What about 2019-20 though, can he keep it up? First let’s take a look at Meier individually. Most of his underlying numbers are a touch high for his career, but wouldn’t necessarily be high for a 70 point player, and entering just his fourth season there it is certainly reasonable to wonder if he has grown into just that type of player. His shooting percentage (12%), and his IPP (74%) are perfect examples of this. These numbers are high for him, but not necessarily high for a top six forward who can score 70 points. Was he used like a top six forward though? His time on ice was up, but still just barely passed 16 minutes a night. He also saw an increase in power-play time, but it was still quite low at about 35% of the team’s total time. So while it is nice that his role increased (and that is certainly part of why his stats increased) the limited time still does raise question marks.

 

Fortunately for Meier, his role is likely going to bigger in 2019-20. The Sharks have lost Joe Pavelski and Joonas Donskoi. Pavelski certainly leaves the bigger hole, and Meier stands to benefit, particularly on the power play.

 

Overall if there had been no roster moves on San Jose, I would have some questions about Meier being able to repeat his 2018-19 season. However, the possibility of increasing his time on ice, and particularly time on the power play increasing the likelihood that he can repeat a 70 point pace season.

 

Kevin Labanc:

Labanc entered the 2018-19 season with a seemingly similar past to Meier, however, while Meier was drafted 216th overall, Labanc wasn’t drafted at all. He didn’t have exactly the same kind of breakout performance as Meier, but by the end of the season he was ranked 220th overall.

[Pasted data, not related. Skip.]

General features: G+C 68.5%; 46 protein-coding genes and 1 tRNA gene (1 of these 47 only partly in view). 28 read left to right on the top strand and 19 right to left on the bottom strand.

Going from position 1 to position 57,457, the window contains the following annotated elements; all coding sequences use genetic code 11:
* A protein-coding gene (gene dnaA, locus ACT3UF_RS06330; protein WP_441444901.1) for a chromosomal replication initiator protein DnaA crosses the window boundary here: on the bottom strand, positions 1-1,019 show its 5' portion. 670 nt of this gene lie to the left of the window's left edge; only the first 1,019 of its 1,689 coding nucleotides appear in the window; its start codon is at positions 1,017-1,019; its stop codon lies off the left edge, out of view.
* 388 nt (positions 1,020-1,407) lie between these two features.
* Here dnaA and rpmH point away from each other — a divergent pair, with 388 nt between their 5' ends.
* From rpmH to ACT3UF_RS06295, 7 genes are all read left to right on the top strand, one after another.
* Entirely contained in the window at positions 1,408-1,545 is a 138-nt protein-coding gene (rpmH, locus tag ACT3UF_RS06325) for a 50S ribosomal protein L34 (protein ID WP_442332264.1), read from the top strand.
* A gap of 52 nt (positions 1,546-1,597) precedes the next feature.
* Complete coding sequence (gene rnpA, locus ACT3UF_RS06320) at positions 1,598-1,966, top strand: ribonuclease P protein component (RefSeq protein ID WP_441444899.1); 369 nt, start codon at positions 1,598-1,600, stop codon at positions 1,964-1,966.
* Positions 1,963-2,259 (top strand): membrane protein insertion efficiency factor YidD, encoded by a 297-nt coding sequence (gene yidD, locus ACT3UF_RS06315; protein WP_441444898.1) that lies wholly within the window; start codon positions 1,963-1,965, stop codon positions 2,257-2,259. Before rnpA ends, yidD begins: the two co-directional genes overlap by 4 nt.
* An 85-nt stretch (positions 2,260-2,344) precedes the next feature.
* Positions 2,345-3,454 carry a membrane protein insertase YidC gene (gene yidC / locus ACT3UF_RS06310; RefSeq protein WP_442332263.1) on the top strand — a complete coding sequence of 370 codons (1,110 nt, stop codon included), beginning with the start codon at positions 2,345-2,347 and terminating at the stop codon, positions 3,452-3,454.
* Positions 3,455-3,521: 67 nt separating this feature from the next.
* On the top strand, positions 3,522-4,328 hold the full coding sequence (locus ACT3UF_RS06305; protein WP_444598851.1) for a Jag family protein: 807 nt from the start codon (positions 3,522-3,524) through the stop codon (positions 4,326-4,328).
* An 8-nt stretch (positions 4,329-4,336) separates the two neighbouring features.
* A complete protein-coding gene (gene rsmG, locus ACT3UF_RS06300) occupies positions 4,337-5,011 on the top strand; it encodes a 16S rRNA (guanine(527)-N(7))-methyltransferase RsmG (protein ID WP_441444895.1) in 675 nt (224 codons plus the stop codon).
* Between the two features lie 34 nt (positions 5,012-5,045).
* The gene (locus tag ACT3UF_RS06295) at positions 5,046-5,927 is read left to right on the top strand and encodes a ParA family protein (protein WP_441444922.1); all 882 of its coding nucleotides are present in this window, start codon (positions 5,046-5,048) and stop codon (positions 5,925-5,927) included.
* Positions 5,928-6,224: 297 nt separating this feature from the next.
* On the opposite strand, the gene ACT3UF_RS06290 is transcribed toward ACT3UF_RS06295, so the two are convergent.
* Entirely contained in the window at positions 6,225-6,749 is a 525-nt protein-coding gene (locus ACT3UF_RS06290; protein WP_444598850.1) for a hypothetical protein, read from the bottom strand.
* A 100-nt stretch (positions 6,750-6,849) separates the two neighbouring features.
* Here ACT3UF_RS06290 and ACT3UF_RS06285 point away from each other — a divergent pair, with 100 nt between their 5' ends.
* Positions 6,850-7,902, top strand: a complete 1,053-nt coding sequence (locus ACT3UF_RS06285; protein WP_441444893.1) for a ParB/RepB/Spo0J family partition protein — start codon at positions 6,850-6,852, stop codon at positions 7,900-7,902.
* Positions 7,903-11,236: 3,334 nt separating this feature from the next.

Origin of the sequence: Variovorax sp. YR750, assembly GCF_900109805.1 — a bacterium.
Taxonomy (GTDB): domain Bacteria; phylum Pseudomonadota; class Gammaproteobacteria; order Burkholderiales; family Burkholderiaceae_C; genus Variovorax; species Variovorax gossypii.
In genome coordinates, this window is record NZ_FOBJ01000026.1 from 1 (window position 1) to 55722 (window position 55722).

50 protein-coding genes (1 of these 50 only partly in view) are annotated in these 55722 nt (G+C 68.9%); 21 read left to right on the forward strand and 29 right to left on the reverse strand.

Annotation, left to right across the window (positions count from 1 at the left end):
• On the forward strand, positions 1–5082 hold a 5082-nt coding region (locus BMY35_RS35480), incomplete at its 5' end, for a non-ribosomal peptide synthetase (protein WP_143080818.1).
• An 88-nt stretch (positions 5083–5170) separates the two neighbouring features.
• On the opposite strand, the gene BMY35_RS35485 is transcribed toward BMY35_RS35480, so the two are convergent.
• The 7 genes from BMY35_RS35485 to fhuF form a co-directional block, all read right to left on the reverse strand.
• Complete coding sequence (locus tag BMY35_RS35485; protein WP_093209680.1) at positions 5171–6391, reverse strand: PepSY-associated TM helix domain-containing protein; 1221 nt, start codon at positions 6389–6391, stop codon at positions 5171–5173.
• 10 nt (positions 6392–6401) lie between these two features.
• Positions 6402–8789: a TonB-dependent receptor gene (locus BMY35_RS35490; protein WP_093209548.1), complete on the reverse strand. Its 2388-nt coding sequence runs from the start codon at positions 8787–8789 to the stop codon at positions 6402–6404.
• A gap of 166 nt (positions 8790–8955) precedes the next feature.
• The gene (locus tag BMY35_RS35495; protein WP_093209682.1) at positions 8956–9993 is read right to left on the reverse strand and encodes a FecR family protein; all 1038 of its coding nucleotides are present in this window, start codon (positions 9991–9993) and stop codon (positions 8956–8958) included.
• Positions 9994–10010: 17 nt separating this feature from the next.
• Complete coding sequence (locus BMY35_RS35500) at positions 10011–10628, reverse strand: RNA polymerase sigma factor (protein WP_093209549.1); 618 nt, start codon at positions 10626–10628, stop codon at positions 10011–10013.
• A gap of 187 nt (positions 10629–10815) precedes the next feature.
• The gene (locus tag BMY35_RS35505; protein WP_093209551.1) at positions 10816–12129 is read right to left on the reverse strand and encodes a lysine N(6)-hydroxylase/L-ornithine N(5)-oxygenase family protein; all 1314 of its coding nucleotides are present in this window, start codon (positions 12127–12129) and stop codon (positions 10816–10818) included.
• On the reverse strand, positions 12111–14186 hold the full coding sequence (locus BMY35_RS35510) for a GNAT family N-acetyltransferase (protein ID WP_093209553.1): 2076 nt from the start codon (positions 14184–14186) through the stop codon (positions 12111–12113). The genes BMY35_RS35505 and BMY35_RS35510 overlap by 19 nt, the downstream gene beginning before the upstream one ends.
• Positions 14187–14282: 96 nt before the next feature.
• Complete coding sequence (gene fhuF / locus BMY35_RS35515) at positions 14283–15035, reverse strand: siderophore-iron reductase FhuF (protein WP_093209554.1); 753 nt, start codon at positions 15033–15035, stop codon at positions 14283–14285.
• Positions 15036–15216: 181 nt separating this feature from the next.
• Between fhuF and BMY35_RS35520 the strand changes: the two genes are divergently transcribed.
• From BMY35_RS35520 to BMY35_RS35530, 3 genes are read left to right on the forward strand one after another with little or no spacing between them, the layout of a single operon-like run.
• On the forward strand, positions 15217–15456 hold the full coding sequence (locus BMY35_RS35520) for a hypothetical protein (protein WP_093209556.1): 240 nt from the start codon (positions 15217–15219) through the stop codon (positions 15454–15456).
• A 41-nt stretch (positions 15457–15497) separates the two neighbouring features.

Player

Team

Position

FHG Rank

Rickard Rakell

ANA

LW/RW

211

Anthony Mantha

DET

LW/RW

213

Kevin Labanc

SJS

LW/RW

220

Travis Konecny

PHI

LW/RW

221

Brock Boeser

VAN

RW

224

 

Like with Meier, Labanc saw a career season in 2018-19. Unlike Meier though his career year did not come about because he saw additional deployment and increases in time on ice.

 

GP

Goals

Assists

Points

Points/ Game

Shots

S%

Hits

PPPts

Blocks

PPTOI

TOI

82

17

39

56

0.68

130

13.1

66

20

16

2:19

14:01

 

His time on ice and power-play numbers are essentially the same as in 2017-18, where Labanc put up 40 points. It appears that Labanc did more with the same, but it is not readily apparent exactly why that happened. It is hard to say that his linemates improved, he still seemed to be a third line player, but with Joe Thornton and Marcus Sorenson instead of some combination of Meier, Logan Couture, and Tomas Hertl. His personal numbers were definitely high though. His 13% shooting percentage is almost double that of 2017-18, and higher than his career average. His IPP is similarly higher than expected over 70% for the first time in his career. His team five on five shooting percentage is also up over 9% for the first time in his career.